A polished crooner emerges
By Christopher Kompanek
Friday, February 8, 2013
It has been more than a decade since Cody Chesnutt’s ambitious debut double album, “The Headphone Masterpiece.” Recorded in his basement and influenced by both hip-hop and ’60s and ’70s soul, the album caught the attention of the Roots, who cut a version of “Seed,” giving the singer his first hit. The intervening years have helped Chesnutt focus his sound, and with his new album, “Landing on a Hundred,” he has emerged as the heir apparent to Stevie Wonder and Marvin Gaye.
The 12 tracks are as polished as the three dozen on “Headphone Masterpiece” were raw. The bebop-infused trumpet arrangements amplify the haunting ballad “Don’t Follow Me,” and “Everybody’s Brother” frames a lament of misspent youth in a catchy B3 organ-tinged riff. Chesnutt’s crooning on “Love Is More Than a Wedding Day” makes all the Gaye comparisons snap into focus, but the album satisfies those expectations as much as subverts them. “The Spell of the Handout” has brassy swing elements, while the genre melting pot “Where Is All the Money Going” gleefully defies categorization.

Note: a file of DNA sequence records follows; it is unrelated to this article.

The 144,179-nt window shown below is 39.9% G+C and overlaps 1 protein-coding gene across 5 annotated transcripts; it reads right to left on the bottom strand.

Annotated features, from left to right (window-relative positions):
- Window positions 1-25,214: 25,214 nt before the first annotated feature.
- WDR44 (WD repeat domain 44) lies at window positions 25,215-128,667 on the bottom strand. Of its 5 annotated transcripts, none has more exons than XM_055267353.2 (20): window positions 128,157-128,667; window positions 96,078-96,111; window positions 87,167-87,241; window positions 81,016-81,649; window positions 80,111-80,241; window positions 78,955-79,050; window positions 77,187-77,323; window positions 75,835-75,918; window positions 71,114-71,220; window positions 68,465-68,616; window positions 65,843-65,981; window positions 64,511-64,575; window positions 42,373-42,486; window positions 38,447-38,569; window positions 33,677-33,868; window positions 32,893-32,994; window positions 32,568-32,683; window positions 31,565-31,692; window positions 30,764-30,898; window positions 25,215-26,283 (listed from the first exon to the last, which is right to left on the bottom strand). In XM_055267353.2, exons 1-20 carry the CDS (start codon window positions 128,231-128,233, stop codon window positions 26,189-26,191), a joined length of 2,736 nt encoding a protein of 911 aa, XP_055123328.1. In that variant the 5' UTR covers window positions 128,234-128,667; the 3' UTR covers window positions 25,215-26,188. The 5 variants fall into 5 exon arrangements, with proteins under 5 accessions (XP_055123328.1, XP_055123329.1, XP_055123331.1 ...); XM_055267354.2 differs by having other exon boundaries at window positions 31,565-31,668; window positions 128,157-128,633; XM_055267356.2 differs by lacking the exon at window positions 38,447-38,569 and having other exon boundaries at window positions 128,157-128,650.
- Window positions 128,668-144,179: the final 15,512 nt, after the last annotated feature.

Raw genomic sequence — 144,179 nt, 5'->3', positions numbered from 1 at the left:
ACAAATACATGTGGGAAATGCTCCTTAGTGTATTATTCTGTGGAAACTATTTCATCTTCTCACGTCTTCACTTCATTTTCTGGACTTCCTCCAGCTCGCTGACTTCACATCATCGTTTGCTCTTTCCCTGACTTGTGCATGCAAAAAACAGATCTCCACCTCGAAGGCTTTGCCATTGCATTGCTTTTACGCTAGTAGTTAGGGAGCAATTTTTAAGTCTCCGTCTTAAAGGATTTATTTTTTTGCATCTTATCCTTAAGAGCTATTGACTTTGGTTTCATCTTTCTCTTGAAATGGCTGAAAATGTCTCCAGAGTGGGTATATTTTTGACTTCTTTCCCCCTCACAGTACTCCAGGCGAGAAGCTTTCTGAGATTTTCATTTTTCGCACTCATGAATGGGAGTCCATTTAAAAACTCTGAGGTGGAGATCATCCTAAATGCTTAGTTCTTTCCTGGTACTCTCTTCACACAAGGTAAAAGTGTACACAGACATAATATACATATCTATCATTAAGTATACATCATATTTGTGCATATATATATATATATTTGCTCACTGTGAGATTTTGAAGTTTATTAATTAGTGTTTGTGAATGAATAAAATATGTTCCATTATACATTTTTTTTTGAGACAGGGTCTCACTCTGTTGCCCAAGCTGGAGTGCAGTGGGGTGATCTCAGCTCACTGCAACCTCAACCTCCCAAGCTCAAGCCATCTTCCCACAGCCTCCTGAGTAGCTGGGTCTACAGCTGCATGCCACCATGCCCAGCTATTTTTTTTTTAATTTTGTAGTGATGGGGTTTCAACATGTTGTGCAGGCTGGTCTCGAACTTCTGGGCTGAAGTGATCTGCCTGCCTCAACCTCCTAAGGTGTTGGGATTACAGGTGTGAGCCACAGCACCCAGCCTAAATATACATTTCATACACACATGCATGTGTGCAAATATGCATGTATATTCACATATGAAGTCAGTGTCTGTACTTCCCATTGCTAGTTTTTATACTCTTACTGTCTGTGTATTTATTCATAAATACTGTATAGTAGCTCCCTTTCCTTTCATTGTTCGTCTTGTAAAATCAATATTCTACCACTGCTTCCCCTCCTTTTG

Above all, “Landing on a Hundred” is a feel-good album in the best possible sense. It channels Chesnutt’s passion into tightly constructed riffs, layers them with deeply felt improvisations and tops them with smooth, smooth crooning.